The Government concluded that neither the civil nor the criminal provisions of Article 6 § 1 could apply to proceedings relating to de facto management or judgments regarding accounts issued by de facto accountants.
The applicant reiterated the position long adopted by the Conseil d'Etat and the Court of Audit according to which proceedings relating to de facto management could not attract Article 6 of the Convention. She asserted that there was a progressive trend in French law towards applying the Convention principles to proceedings relating to de facto management. She referred to the submissions of Principal State Counsel at the Court of Audit, Mrs Gisserot, who, in an opinion of the plenary Court of Audit of 7 October 1996, referred to the applicability of Article 6, and, after asserting “the need for a development in the case-law” regarding the European Convention on Human Rights, went on: “It is not beyond the bounds of possibility that the length of certain proceedings before the public finance courts, particularly concerning de facto management and late charges as a result of a succession of interim judgments or rulings, will draw criticism on grounds of the right to a fair hearing within a reasonable time.”
The applicant submitted that the legal reality – the risk of a fine and repayments that could run into very high sums – gave a very clear criminal connotation to the proceedings and imposed civil obligations on de facto accountants.
The Court reiterates that, generally speaking, proceedings before the courts of audit fall within the scope of application of Article 6 § 1 (see Francesco Lombardo v. Italy, judgment of 26 November 1992, Series A no. 249-B, Bottazzi v. Italy [GC], no. 34884/97, ECHR 1999-V, and Logothetis v. Greece, no. 46352/99, 12 April 2001; for the applicability of Article 6 § 1 to the Disciplinary Offences (Budget and Finance) Court, see Guisset, cited above).
The Court is required to determine whether, in the present case, the regional audit offices and the Court of Audit were asked to “determine civil rights and obligations” or “a criminal charge” against the applicant within the meaning of Article 6 § 1 of the Convention.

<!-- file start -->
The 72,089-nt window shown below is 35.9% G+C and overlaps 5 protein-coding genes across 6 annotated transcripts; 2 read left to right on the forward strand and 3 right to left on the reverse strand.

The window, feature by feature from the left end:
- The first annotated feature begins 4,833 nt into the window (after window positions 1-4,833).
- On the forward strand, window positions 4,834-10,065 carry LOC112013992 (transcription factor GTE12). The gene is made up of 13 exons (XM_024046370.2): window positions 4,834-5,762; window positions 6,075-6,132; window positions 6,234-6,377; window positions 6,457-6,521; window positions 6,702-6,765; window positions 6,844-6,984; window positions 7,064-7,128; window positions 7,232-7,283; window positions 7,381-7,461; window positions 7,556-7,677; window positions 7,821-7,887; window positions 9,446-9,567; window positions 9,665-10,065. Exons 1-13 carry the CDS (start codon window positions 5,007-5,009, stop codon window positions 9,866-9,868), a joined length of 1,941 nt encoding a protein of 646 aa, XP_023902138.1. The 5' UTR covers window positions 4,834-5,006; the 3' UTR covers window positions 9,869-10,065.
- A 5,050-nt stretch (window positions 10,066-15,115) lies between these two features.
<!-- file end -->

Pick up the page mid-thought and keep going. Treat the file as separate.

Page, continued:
Firstly, the Court notes that, according to domestic case-law, proceedings in which the Court of Audit rules that there has been a case of de facto management constitute a single set of proceedings. It will not therefore split the proceedings up when examining the applicability of Article 6 of the Convention to them.
The Court reiterates that, in accordance with its established case-law, “Article 6 § 1 extends only to 'contestations' (disputes) over (civil) 'rights and obligations' which can be said, at least on arguable grounds, to be recognised under domestic law; it does not in itself guarantee any particular content for (civil) 'rights and obligations' in the substantive law of the Contracting States” (see The Holy Monasteries v. Greece, judgment of 9 December 1994, Series A no. 301-A, pp. 36-37, § 80, and Z and Others v. the United Kingdom [GC], no. 29392/95, § 87, ECHR 2001-V). It will, however, only apply to disputes of a “genuine and serious nature” concerning “the actual existence of the ... right” and the scope or manner in which it is exercised (see Benthem, cited above, pp. 14-15, § 32).